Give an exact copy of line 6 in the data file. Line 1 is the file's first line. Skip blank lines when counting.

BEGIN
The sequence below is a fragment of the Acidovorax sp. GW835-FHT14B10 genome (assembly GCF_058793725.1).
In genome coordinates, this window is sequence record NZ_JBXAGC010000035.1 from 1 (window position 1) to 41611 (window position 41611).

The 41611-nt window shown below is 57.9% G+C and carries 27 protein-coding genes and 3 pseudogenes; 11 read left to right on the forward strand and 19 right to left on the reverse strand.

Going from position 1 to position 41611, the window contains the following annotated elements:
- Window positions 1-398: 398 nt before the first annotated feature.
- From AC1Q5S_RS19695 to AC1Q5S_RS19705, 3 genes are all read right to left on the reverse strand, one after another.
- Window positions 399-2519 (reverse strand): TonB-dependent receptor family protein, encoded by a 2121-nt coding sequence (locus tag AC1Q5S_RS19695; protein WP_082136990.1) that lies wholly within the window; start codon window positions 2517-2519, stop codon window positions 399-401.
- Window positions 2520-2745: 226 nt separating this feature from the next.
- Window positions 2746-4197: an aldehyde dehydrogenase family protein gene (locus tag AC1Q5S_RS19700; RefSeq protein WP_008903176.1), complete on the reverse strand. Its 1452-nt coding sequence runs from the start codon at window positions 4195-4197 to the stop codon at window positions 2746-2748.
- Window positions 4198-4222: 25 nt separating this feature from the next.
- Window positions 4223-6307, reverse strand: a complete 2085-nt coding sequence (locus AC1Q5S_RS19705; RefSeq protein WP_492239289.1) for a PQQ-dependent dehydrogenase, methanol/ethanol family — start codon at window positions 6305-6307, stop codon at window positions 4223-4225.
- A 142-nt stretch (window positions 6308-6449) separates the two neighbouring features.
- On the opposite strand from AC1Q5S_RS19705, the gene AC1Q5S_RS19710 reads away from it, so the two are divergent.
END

- From AC1Q5S_RS19695 to AC1Q5S_RS19705, 3 genes are all read right to left on the reverse strand, one after another.